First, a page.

* Curriculums have grown so large it  is impossible to test enough to gather a statistically significant amount of data on which to drive instruction. If there are 110 TEKS to teach, I would argue it would take about 10 questions on each TEK to have enough data to draw good conclusions. That would require students to answer 1,100 questions. It's not gonna happen.
            * That means we are driving instruction with statistically meaningless data - one or two questions per TEK. And it means we are totally ignoring what the teacher actually observes. A teacher who spends hours every week observing students.
            * In order to gather this meaningless, misleading data, we are testing students for more than 100 hours a year, a huge waste of time that could be better spent.
            * In order to analyze all this data, teachers are spending five or more hours a week, again, time that could be better spent on a myriad of other tasks.
            * All of this is done, not to improve student learning, but to improve performance on a single, high-stakes, standardized test,which has serious flaws, see my comment above about the dubious value of standardized testing.
            * You are right in that properly analyzing meaningful data is a valuable exercise. As it is practiced in the real world, it doesn't work well in classrooms.

            •  response point by point. (0+ / 0-)
              1)"* Curriculums have grown so large it  is impossible to test enough to gather a statistically significant amount of data on which to drive instruction. If there are 110 TEKS to teach, I would argue it would take about 10 questions on each TEK to have enough data to draw good conclusions. That would require students to answer 1,100 questions. It's not gonna happen."
              There are many ways to extrapolation meaningful, statistically significant conclusions from reduced bits of data per student.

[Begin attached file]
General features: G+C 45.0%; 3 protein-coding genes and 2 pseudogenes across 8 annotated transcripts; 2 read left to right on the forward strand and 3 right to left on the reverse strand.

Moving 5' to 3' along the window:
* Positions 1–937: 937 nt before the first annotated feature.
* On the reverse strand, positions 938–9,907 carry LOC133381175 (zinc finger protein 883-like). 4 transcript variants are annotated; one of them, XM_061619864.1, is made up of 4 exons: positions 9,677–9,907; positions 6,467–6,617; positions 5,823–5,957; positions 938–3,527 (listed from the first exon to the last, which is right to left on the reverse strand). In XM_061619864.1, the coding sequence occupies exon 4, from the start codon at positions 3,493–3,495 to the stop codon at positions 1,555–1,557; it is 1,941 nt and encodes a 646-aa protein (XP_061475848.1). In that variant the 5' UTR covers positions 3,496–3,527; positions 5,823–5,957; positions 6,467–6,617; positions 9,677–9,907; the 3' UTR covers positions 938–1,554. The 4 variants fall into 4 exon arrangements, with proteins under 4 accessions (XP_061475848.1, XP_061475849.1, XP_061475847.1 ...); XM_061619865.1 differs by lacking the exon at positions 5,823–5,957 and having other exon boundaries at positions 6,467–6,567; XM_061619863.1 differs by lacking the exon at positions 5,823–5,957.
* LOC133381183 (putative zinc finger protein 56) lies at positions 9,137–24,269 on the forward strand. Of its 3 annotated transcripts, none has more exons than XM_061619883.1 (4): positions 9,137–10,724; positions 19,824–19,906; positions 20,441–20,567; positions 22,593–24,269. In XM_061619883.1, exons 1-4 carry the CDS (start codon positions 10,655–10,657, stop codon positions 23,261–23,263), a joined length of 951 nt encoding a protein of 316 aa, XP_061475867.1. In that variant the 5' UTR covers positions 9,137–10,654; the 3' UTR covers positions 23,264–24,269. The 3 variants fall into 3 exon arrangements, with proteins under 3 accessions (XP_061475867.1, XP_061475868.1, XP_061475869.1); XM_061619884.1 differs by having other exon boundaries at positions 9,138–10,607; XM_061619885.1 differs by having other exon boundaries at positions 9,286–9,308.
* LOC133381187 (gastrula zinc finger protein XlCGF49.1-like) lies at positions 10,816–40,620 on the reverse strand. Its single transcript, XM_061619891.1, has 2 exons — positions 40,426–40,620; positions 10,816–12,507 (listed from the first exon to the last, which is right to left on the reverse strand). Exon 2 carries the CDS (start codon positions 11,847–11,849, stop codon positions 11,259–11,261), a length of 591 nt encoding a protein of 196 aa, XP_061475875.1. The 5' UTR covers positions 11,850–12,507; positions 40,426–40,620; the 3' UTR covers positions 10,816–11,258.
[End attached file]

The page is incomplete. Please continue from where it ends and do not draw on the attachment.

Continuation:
google "sparse data analysis techniques"

              http://www.ncbi.nlm.nih.gov/...

              http://searchbusinessanalytics.techtarget.com/...

              Sparse data analysis techniques are commonly used among numerous professions. For some reason SOME teachers think that using complicated crazy things like "science" is a bad idea.

              "* That means we are driving instruction with statistically meaningless data - one or two questions per TEK. And it means we are totally ignoring what the teacher actually observes. A teacher who spends hours every week observing students."
              It may be meaningless to you but it has meaning to people who are properly trained to use it.
              * In order to gather this meaningless, misleading data, we are testing students for more than 100 hours a year, a huge waste of time that could be better spent.
              * In order to analyze all this data, teachers are spending five or more hours a week, again, time that could be better spent on a myriad of other tasks.
              Quality control is a VERY VERY important aspect of any profession.

              http://en.wikipedia.org/...

              "their attributes include a high degree of systematic knowledge; strong community orientation and loyalty; self-regulation; and a system of rewards defined and administered by the community of workers"

              * All of this is done, not to improve student learning, but to improve performance on a single, high-stakes, standardized test,which has serious flaws, see my comment above about the dubious value of standardized testing.
              This is all done because the education system in its current state has no accountability and thus is currently a complete failure in this nation.  

              In order to bring accountability to the education system reformers are pushing to add more self regulation and bring back teaching to its proper place as a true profession. Some teachers will not able to make the cutoff  which is part of the goal.

              If the current system had adequate self regulation we would not have situations where an entire state had a passing rate of "35%" of a state wide test.

              Over the years teaching more or less  lost its status as a "profession"  as part of this degradation it became acceptable to use methods which were no empirically proven to work.

              It will take time, effort, resources,  and properly monitoring the quality of our teachers to bring the educational quality back up to where it should be.

              Anytime you have a situation where there is such a complete lack of oversight as there had been the last many decades, quality is bound to degrade. I am glad members within the teaching community are catching on to this and doing something about it by adapting to data driven educational models.